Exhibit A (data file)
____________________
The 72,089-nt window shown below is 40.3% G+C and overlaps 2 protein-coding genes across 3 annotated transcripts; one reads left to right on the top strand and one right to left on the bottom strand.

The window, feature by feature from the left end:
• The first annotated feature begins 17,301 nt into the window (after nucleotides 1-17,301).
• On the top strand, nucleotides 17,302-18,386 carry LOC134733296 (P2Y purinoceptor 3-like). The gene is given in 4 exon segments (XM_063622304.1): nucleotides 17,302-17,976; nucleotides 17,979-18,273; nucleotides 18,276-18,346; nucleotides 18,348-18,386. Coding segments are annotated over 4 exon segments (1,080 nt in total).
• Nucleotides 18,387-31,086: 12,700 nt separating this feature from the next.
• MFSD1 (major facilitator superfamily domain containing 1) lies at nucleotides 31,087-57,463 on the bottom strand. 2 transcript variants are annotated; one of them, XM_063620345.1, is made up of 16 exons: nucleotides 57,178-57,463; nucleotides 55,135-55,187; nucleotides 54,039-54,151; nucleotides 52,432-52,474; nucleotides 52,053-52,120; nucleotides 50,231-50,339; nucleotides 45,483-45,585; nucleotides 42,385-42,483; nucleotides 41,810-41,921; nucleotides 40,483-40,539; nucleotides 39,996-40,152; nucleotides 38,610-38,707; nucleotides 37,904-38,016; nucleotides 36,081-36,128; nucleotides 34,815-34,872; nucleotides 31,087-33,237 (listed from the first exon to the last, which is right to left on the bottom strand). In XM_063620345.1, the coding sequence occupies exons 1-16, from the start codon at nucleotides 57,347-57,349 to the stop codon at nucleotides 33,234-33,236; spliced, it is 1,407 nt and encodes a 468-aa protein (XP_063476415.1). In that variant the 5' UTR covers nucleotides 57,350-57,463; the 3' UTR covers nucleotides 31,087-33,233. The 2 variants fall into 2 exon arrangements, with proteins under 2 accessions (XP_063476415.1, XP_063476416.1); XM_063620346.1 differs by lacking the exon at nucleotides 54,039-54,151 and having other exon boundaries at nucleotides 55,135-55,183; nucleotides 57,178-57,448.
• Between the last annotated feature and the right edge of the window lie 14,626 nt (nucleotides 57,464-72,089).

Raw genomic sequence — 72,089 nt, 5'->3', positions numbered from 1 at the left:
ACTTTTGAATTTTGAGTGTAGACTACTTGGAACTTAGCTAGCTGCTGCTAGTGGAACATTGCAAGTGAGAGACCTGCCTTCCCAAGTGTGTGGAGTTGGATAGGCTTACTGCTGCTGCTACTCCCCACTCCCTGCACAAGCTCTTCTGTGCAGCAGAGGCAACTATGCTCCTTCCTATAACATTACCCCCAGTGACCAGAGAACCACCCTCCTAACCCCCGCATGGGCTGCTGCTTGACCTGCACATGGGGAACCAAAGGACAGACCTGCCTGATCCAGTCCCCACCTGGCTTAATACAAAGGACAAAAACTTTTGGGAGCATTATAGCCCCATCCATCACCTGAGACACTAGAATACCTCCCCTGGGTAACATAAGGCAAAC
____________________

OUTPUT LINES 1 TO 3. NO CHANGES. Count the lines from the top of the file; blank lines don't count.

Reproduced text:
The 72,089-nt window shown below is 40.3% G+C and overlaps 2 protein-coding genes across 3 annotated transcripts; one reads left to right on the top strand and one right to left on the bottom strand.

The window, feature by feature from the left end:
• The first annotated feature begins 17,301 nt into the window (after nucleotides 1-17,301).